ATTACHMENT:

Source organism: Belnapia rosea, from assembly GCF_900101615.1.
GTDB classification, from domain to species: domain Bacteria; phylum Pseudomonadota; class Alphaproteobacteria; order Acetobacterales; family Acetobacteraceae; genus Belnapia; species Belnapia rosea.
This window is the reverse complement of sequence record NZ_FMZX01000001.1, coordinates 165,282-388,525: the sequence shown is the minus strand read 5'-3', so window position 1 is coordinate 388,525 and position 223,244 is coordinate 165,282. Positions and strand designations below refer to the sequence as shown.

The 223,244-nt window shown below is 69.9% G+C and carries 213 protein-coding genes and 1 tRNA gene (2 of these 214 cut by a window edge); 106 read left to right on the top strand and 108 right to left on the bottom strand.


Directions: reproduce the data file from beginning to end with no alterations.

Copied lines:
Source organism: Belnapia rosea, from assembly GCF_900101615.1.
GTDB classification, from domain to species: domain Bacteria; phylum Pseudomonadota; class Alphaproteobacteria; order Acetobacterales; family Acetobacteraceae; genus Belnapia; species Belnapia rosea.
This window is the reverse complement of sequence record NZ_FMZX01000001.1, coordinates 165,282-388,525: the sequence shown is the minus strand read 5'-3', so window position 1 is coordinate 388,525 and position 223,244 is coordinate 165,282. Positions and strand designations below refer to the sequence as shown.

The 223,244-nt window shown below is 69.9% G+C and carries 213 protein-coding genes and 1 tRNA gene (2 of these 214 cut by a window edge); 106 read left to right on the top strand and 108 right to left on the bottom strand.